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This past year I have read Internet Monk….. almost daily, before checking almost any other blogs. So I’m not being glib or just name-dropping when I reccomend that you check out his last post on American Evangelism, and while you are there check out his last few months of blogging. It’s some of the most real, up close and personal, and honest writing I have seen on the web, as well being “spiritually edifying”. Check it out.

This is where I have the biggest beef with the model of church we often see in our cites and towns in America. Often when we look under the surface we don’t seem very humble in how we spend money, and I believe it is directly linked to our view of how we should live the Christian life, and our view of discipleship.

 

 

Look across any town or city, and it will seem as if many churches are in a contest to see who can have the largest sanctuary, the newest “Christian Life Center”, or the nicest landscaping. Or compete in terms of technology and programs by outdoing each other with a ridiculously overdone vacation bible school, “youth programs” complete with video games and sports equipment, expensive outings, etc. Its the religious equivalent of our rampant American consumerism where we tend to judge the things of our world by their packaging and marketing, and not our needs or the product’s effectiveness.

 

To be fair, we see these things more often in larger mega churches and “seeker centered” churches, and not so much more traditional protestant churches. But even smaller churches, though humble in size, might spend money proportionately similar to their larger, more overblown counterparts.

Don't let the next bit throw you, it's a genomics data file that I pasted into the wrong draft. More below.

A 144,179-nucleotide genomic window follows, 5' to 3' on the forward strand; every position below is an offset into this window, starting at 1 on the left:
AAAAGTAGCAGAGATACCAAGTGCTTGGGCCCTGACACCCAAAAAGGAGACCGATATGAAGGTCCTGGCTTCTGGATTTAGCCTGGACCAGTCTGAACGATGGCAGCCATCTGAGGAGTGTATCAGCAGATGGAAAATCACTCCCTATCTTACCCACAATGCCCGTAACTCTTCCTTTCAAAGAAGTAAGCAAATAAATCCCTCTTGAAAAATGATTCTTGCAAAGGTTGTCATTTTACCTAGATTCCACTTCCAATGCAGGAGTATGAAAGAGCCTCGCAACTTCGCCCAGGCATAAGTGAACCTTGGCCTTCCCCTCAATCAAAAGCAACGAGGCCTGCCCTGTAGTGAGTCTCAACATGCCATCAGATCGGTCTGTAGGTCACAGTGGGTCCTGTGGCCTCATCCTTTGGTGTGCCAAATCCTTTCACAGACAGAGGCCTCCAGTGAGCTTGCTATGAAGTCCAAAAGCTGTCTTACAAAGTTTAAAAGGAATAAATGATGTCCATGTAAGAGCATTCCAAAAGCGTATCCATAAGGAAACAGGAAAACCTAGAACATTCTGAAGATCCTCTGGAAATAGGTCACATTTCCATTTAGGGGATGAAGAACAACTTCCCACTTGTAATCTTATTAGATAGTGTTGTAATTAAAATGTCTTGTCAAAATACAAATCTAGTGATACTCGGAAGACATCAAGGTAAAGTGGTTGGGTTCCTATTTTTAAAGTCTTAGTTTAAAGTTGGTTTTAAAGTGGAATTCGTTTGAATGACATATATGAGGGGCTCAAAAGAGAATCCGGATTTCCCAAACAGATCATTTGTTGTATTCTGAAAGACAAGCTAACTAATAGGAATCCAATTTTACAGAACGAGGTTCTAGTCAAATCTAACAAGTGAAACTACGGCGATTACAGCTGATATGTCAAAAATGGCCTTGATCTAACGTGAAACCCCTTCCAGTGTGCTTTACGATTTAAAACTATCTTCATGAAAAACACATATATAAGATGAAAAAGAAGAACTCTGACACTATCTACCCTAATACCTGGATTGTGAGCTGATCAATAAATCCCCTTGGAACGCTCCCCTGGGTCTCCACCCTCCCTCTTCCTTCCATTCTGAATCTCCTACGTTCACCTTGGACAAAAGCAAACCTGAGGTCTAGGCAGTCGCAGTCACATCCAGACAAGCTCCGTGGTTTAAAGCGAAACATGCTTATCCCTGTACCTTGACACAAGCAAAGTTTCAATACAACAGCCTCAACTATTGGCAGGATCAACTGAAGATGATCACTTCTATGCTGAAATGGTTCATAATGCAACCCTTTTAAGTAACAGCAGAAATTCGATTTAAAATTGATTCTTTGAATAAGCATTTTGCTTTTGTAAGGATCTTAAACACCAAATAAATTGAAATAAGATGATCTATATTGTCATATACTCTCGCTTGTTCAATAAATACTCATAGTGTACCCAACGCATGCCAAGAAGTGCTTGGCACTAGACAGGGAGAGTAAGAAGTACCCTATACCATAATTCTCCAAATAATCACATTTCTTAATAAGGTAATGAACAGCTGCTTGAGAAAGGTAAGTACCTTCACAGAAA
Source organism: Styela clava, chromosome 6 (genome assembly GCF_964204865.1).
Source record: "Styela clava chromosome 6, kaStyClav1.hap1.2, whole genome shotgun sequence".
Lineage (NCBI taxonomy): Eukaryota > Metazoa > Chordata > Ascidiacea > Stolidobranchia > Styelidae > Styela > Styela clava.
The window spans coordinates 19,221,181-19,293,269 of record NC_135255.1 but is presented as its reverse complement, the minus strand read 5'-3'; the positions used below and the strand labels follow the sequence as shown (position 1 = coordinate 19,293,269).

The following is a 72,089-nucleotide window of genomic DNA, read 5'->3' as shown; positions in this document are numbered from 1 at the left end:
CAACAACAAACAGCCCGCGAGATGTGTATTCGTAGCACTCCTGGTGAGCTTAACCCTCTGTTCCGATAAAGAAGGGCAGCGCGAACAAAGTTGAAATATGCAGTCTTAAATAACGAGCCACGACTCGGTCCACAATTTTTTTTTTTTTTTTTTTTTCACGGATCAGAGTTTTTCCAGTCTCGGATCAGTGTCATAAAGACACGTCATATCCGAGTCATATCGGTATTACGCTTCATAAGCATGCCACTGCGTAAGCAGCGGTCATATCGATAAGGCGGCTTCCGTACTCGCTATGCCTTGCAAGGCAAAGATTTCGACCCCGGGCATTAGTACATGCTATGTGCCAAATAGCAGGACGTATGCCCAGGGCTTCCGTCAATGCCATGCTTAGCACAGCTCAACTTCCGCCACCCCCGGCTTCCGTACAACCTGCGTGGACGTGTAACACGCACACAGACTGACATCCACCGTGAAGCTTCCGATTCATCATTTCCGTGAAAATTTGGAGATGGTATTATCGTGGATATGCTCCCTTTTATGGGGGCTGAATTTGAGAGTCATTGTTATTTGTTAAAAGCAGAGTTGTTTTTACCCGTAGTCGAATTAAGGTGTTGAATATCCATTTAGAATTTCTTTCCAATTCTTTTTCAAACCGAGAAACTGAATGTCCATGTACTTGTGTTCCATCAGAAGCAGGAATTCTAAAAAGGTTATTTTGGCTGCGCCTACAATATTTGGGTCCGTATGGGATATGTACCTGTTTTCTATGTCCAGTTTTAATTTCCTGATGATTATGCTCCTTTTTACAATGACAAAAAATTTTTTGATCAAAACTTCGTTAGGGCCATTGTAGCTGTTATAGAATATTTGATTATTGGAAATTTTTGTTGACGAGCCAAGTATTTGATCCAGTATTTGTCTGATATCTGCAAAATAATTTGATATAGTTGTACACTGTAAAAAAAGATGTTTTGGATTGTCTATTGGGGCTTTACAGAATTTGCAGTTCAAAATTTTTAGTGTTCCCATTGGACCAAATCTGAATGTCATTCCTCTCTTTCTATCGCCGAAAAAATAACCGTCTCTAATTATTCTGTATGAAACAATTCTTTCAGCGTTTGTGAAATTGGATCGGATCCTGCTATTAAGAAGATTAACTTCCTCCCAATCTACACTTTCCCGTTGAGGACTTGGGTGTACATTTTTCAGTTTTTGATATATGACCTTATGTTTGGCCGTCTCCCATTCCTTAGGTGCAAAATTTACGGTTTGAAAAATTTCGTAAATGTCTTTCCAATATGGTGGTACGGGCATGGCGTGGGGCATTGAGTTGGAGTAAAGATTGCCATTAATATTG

So, when you tell someone “The bible instructs you to give at least 10% of everything you earn”, and then you in turn spend that money on incredibly self-focused and consumer-minded things- you lose your own credibility in my eyes and many others. The bible has plenty to say about growing your wealth to the exclusion of growing your reward in Heaven. So ideal church, here some things you could tell me to convince me that you are concerned with glorifying God more than maintaining a status quo……..

 

Tell me you brainstormed, and planned, and found a more economical way to build your meeting place, or that you found an existing space to use when new construction would indebt the church for decades to come, instead of just following what the other big churches did across town with their new facilities.

 

Tell me that you plan on using your facilities to serve the community in ways you can, like offering an affordable after school program if feasible, a recreation program for area youth, or opening up your building as a meeting place if needed.

 

Tell me that you considered hiring an additional minister, but decided against it because you thought it better to raise up more layperson leaders within the church to assist the pastor(s) you do have and see that money go towards more mission-minded goals.

 

Tell me there is a servant attitude within your church that sees that needs within are met, instead of constantly hiring out the smallest projects just because you can afford it.

 

Tell me a large percentage of the church’s budget will go towards seeing to it that children in third world countries will eat today, and then hear the Gospel with a fully belly, and equip native people to build a better future for themselves.

 

Tell me that your church helps support local crisis pregnancy centers, soup kitchens and shelters, bible translation ministries, foreign missionaries, and church plants…… before it thinks about redecorating.

 

Please tell me that if your church ever gets to the point that it struggles to meet budget, it will do more than just grit its teeth and try and do whatever it has to do to keep its doors open.

 

Tell me that your church is concerned with more than just surviving financially.